Predictable Hybrid Hadoop Blog Series – DataOps Considerations From Lab to Enterprise-wide Production

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In last week’s blog, The Hadoop Deployment Continuum, we covered how “in production” actually refers to a very diverse set of deployment scenarios. Anything from a PoC, to point solution, departmental deployment to enterprise-wide production can and often is called “production” use.

This blog focuses on the step-change DataOps requirements that come when you take Hadoop into enterprise-wide production.

As enterprises plan to move Hadoop and Big Data into enterprise-wide production scale out, they face a number of challenges.

Table 1, taken from our recent White Paper, details how running Hadoop and Big Data at enterprise-wide production requires a significant re-think across multiple dimensions.

The good news is that these are the very same challenges that ODPi big data community has been working on for over a year. Through our ODPi Compliance and Interoperable Apps programs, enterprises get stacks that are validated across a number of platforms, providing needed support for  multi-vendor procurement policies. In the words of Gene Banman, CEO of ODPi member DriveScale: “Enterprises have varying big data needs that require flexible and interoperable platform components. Becoming a member of ODPi will allow us to better maximize data center efficiency for Hadoop with interoperability for enterprise-grade deployments.”

Our ongoing work to validate workloads across cloud environments promises to extend ODPi predictability even further.

From a lifecycle management perspective, our Application Installation and Management specification covers requirements and guarantees for custom service specifications and views. Importantly, this spec, like all ODPi specs, is developed in the open and guided by the ODPi Technical Steering Committee (TSC), which is pulled from the entire Big Data industry. ODPi benefits from the involvement of end users, Hadoop platform providers, solution providers, and ISVs.

Last but certainly not least, our Special Interest Groups (SIGs), are looking into the following areas that are key to predictable enterprise-wide operations:

If these things matter to you, we invite you to get involved with any of these SIGs and/or join our slack channel and work with us to co-create a predictable hybrid future for Hadoop.

Predictable Hybrid Hadoop Blog Series – The Hadoop Deployment Continuum

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In working on the recent ODPi White Paper, a few things have come into much sharper focus to the team here.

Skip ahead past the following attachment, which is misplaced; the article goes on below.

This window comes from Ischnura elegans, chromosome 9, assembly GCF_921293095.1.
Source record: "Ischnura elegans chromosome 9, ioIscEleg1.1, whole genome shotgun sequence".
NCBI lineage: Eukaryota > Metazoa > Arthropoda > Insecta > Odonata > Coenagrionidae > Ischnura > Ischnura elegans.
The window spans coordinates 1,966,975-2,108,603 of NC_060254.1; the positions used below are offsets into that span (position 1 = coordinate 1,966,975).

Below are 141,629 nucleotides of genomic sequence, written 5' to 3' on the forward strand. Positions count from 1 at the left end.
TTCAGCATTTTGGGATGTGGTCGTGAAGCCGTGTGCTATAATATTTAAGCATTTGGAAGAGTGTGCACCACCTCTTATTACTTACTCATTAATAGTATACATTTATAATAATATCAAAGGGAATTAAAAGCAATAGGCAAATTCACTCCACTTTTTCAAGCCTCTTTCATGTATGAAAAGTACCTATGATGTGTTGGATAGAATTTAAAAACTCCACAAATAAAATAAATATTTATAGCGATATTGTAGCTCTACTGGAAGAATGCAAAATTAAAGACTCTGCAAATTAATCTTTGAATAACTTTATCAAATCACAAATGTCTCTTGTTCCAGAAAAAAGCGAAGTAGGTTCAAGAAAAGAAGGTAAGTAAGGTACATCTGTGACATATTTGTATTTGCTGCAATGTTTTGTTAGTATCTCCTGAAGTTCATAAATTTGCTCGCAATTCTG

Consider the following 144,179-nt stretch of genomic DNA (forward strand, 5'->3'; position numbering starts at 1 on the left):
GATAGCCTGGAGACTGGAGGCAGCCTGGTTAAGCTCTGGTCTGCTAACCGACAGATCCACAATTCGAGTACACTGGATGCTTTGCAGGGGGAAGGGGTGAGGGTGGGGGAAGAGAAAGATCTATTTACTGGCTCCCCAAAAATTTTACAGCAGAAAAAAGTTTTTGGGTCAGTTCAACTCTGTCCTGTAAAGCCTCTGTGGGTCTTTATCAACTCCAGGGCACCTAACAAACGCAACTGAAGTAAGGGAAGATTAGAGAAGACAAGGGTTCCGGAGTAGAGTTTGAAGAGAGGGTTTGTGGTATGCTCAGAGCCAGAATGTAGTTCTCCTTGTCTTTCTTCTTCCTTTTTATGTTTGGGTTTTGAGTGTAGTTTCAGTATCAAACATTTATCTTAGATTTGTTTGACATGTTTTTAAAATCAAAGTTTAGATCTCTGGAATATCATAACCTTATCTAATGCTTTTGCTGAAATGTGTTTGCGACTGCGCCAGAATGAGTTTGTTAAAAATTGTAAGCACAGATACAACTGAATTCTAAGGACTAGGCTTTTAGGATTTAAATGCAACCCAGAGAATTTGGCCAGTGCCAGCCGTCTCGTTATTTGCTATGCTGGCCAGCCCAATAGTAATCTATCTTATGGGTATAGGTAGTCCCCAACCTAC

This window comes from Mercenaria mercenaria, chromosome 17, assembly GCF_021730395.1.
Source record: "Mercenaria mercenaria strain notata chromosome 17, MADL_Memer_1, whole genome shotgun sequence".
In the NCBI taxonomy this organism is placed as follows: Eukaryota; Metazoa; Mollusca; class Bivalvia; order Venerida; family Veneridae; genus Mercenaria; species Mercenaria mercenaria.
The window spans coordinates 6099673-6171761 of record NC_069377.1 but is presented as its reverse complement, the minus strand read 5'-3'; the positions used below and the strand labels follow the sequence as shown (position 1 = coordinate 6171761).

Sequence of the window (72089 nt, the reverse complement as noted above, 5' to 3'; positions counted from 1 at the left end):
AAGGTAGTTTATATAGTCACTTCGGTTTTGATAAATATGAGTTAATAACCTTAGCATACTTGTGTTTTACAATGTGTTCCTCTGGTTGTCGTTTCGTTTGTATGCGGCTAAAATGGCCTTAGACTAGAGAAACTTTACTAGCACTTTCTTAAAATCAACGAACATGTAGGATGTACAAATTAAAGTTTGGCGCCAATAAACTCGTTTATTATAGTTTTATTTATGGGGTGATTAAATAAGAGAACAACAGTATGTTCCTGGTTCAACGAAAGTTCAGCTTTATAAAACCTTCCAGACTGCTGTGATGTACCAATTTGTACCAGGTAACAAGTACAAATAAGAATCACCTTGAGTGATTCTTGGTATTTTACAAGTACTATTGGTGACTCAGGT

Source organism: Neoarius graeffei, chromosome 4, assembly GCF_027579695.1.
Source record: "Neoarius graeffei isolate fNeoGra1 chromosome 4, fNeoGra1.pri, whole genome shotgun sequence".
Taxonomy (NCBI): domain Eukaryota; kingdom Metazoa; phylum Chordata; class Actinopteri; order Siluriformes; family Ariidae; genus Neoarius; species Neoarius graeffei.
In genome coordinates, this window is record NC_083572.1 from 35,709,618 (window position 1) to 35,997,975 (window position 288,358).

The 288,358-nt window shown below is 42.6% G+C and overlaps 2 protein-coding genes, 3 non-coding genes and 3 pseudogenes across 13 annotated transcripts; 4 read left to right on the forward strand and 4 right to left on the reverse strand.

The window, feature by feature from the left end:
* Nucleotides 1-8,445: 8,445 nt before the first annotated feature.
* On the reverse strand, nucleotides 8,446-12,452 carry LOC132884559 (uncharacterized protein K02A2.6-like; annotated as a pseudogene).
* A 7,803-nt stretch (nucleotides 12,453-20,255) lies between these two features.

First is that “Production” is a loaded term. Even though you’ve got really good research from places like AtScale reporting that 73% of respondents run Hadoop in production, we think this term needs to be unpacked.

That’s why we worked across our community, including ODPi members and participants in our User Advisory Board, on this Enterprise Hadoop Deployment Continuum graphic.

The very simple idea here is to plot Hadoop deployments from the lab all the way to enterprise-wide production use and to lay against the gates between phases the primary considerations Big Data teams review before taking the next step.

Many of the folks we talk to in our UAB, our membership and at conferences agree that right now, their Hadoop deployments are straddling the last gate, between Point Solution (sometimes these are massive with big business impact and huge volumes of data, but still focused on a single department/application) and looking to go Enterprise-wide. Some folks we’ve talked to even said they could put specific dates on this image when Hadoop has passed through these different phases. Can you?

It’s a very exciting juncture in the history of this amazing technology. Here at ODPi, we are squarely focused on collaborating as an industry to ensure the needed governance, security models and portability are in place to bring about predictable hybrid Hadoop.

In addition to our Runtime and Operations specifications and our ODPi Interoperable Applications program, we are also ushering in greater predictability through the work of our Special Interest Groups (SIGs), any of which we invite you to participate in:

  1. Data security and governance
  2. BI and Data Science
  3. Spark and Fast Data Analytics

These groups bring together downstream consumers of Hadoop and Big Data technologies ( Hadoop Platform Vendors, ISVs/IHVs, Solution Providers, and End-users ) to discuss and provide recommendations to our technical community on the key challenges and opportunities in each area. Participation doesn’t require code contribution – just the contribution of your insights and expertise on how to bring about predictable hybrid Hadoop for the larger Big Data world.

Inside Big Data said it well: “Enterprises that apply Big Data analytics across their entire organizations, versus those that simply implement point solutions to solve one specific challenge, will benefit greatly by uncovering business or market anomalies or other risks that they never knew existed.”  We couldn’t agree more.

The next blog in this series will contrast the operational consideration when running Hadoop in the lab/limited production versus running it enterprise-wide.

Improving Production Hadoop: ODPi Member Conversation with Ampool

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Last month, John Mertic sat down for our first ODPi Member Conversation podcast with Milind Bhandarkar, founder and CEO of Ampool.

The exciting discussion centered around the challenges production Hadoop deployments face and how to make the framework faster, easier and more productive.

As he’s spent the last 11+ years working with the various versions of Hadoop – first starting at Yahoo!, where Hadoop was invented – Milind had some interesting context to share with podcast listeners.

After highlighting the changes the space has seen since Hadoop was first introduced to the world, he explained that today’s projects usually “depend on different projects or on different components in the Hadoop ecosystem.”

The importance of interoperability within these offerings, to ensure today’s software-defined companies are able to harness the full power of their data, cannot be understated – as John and Milind agreed that one of Hadoop’s biggest challenges in production has been ensuring that commercial distributions are compatible across multiple components and the applications that have been written to use these components.

To hear more of Milind and John’s expert insight, including more ways to improve production Hadoop, tune in to the episode on our YouTube channel!

Subscribe to our YouTube channel and follow us on Twitter to catch upcoming episodes of the ODPi Member Conversation podcast series!